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Kona Hawaii Fishing Report - Sept. wrap-up.

Capt. Jeff Rogers
September 27, 2014
Kona - Saltwater Fishing Report

Kona Hawaii fishing report – Sept. wrap-up.

September is always an interesting month to report about for a couple of reasons. The first being that September is the slowest tourist season of the year so there is a lot less fishing effort from the Kona charter fleet, myself included. The other interesting thing about September is that it is kind of a between-season month. By that I mean that the peak of the season for the blue marlin, ahi, skipjack tuna and ono has passed and the fall mahi mahi bite along with the beginning of the winter bigeye tuna bite isn't quite due yet. I've always made the statement that fish don't know how to read a calendar and that they're also like party guests. They don't always show up when they should and sometimes they still hang around when they're supposed to leave. The marlin and the ahi bite remained pretty good this month with several big ones both landed and released. The ahi bite was pretty good too. The ono bite near the harbor was pretty dead all summer long but the commercial fishermen have been doing quite well with them way down South and this month was no different than the past few months. The bigeye tuna started biting even near the end of August and only got more abundant in September. The bigeye tuna that were that were on F buoy last month got cleaned out by bottlenose dolphins but are now making a comeback. The bigeyes sure are early this year. Mahi mahi are fast becoming the most common catch of the day even though it's just a little early for the run to start. The fall mahi mahi run usually produces a bigger average size catch than with the spring run. There should be some hot mahi mahi action in October.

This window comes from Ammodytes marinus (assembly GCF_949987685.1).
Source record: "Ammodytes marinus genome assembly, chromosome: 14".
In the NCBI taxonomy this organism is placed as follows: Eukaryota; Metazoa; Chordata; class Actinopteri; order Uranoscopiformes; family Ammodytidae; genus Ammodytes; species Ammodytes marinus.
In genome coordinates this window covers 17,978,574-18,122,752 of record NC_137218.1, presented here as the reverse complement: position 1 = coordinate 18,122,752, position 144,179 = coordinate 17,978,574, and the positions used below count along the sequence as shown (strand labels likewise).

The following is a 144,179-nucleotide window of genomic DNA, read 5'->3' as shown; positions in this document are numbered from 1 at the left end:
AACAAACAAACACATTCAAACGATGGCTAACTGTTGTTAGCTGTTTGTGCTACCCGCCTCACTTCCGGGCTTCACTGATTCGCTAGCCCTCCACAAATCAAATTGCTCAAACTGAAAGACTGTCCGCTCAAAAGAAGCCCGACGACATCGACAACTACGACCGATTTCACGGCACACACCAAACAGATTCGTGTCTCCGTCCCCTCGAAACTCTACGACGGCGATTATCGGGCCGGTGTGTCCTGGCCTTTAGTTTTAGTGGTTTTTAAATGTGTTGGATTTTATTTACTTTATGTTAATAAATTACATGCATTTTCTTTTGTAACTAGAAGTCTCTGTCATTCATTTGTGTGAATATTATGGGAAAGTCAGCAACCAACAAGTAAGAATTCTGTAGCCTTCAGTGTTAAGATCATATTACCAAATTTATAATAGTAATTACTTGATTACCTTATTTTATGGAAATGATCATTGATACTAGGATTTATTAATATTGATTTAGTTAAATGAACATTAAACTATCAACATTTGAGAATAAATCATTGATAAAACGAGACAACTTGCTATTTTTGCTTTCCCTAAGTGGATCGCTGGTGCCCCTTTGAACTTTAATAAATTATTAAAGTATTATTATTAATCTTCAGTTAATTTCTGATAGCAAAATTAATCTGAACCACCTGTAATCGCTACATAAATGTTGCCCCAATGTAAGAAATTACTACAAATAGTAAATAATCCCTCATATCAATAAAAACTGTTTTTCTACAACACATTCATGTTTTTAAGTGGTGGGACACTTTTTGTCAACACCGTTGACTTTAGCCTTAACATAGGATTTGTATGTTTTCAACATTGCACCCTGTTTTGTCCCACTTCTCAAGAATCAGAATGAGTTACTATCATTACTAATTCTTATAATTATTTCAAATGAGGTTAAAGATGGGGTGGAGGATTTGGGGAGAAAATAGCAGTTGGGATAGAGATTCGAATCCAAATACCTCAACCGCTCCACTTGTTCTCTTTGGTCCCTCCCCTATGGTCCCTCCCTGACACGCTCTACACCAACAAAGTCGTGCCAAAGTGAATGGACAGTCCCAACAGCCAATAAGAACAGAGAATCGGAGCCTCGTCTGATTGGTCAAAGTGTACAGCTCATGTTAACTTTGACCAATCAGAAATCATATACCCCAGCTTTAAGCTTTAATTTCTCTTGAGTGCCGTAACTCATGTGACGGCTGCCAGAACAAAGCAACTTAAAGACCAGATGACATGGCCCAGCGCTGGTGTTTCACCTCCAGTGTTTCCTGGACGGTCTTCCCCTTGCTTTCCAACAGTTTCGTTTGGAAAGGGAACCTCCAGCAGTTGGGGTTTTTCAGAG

The current finally switched to its usual North direction so I started taking the small bigeye tuna that I've been catching on F buoy and using them for bait on my favorite bottom fishing grounds. It can sometimes take quite a while for the bottom fish to start congregating back up on the North ledge by the airport after the current has switched and although I've been catching a good mixed bag, shark, GT and amberjack, the bite has been slower than it should be during a North current. Just like pelagic fish, bottom fish don't know how to read a calendar either. They don't need to. They read the current conditions. A condition that I currently find a whole lot more ambiguous than seasonal shifts.

See ‘ya on the water soon ,
Capt. Jeff Rogers ,

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